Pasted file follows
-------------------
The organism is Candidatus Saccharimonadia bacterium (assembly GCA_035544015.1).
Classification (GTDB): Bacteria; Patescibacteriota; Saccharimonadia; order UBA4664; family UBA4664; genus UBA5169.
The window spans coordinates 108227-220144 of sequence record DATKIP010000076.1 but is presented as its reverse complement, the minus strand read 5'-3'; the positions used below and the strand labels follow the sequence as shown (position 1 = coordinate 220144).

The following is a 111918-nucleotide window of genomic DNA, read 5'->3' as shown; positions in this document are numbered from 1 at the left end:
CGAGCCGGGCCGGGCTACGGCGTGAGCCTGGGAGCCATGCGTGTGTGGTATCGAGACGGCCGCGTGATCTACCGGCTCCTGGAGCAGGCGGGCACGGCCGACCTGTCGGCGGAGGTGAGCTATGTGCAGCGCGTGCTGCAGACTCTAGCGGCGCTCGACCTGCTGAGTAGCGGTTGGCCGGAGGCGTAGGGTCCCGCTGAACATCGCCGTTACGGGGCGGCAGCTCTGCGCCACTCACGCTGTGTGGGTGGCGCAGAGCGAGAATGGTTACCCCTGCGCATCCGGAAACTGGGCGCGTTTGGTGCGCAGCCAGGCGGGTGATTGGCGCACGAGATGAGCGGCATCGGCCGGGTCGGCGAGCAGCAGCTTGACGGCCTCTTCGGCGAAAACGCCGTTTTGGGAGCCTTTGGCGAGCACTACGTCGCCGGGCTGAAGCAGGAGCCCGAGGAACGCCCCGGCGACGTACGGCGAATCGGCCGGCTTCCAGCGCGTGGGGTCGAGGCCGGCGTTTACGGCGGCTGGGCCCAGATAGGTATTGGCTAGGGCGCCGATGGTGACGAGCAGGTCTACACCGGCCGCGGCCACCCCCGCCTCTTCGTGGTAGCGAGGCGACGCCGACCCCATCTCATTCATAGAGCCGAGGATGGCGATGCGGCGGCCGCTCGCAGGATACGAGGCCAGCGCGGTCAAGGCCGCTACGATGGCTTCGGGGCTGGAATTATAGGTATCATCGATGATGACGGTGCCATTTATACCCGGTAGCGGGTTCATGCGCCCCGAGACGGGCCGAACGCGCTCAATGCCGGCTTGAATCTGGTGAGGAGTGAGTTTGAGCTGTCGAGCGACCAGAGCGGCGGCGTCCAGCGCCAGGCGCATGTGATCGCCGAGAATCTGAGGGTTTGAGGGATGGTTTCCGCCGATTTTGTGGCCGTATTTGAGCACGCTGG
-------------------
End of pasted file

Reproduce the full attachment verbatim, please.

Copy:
The organism is Candidatus Saccharimonadia bacterium (assembly GCA_035544015.1).
Classification (GTDB): Bacteria; Patescibacteriota; Saccharimonadia; order UBA4664; family UBA4664; genus UBA5169.
The window spans coordinates 108227-220144 of sequence record DATKIP010000076.1 but is presented as its reverse complement, the minus strand read 5'-3'; the positions used below and the strand labels follow the sequence as shown (position 1 = coordinate 220144).

The following is a 111918-nucleotide window of genomic DNA, read 5'->3' as shown; positions in this document are numbered from 1 at the left end:
CGAGCCGGGCCGGGCTACGGCGTGAGCCTGGGAGCCATGCGTGTGTGGTATCGAGACGGCCGCGTGATCTACCGGCTCCTGGAGCAGGCGGGCACGGCCGACCTGTCGGCGGAGGTGAGCTATGTGCAGCGCGTGCTGCAGACTCTAGCGGCGCTCGACCTGCTGAGTAGCGGTTGGCCGGAGGCGTAGGGTCCCGCTGAACATCGCCGTTACGGGGCGGCAGCTCTGCGCCACTCACGCTGTGTGGGTGGCGCAGAGCGAGAATGGTTACCCCTGCGCATCCGGAAACTGGGCGCGTTTGGTGCGCAGCCAGGCGGGTGATTGGCGCACGAGATGAGCGGCATCGGCCGGGTCGGCGAGCAGCAGCTTGACGGCCTCTTCGGCGAAAACGCCGTTTTGGGAGCCTTTGGCGAGCACTACGTCGCCGGGCTGAAGCAGGAGCCCGAGGAACGCCCCGGCGACGTACGGCGAATCGGCCGGCTTCCAGCGCGTGGGGTCGAGGCCGGCGTTTACGGCGGCTGGGCCCAGATAGGTATTGGCTAGGGCGCCGATGGTGACGAGCAGGTCTACACCGGCCGCGGCCACCCCCGCCTCTTCGTGGTAGCGAGGCGACGCCGACCCCATCTCATTCATAGAGCCGAGGATGGCGATGCGGCGGCCGCTCGCAGGATACGAGGCCAGCGCGGTCAAGGCCGCTACGATGGCTTCGGGGCTGGAATTATAGGTATCATCGATGATGACGGTGCCATTTATACCCGGTAGCGGGTTCATGCGCCCCGAGACGGGCCGAACGCGCTCAATGCCGGCTTGAATCTGGTGAGGAGTGAGTTTGAGCTGTCGAGCGACCAGAGCGGCGGCGTCCAGCGCCAGGCGCATGTGATCGCCGAGAATCTGAGGGTTTGAGGGATGGTTTCCGCCGATTTTGTGGCCGTATTTGAGCACGCTGG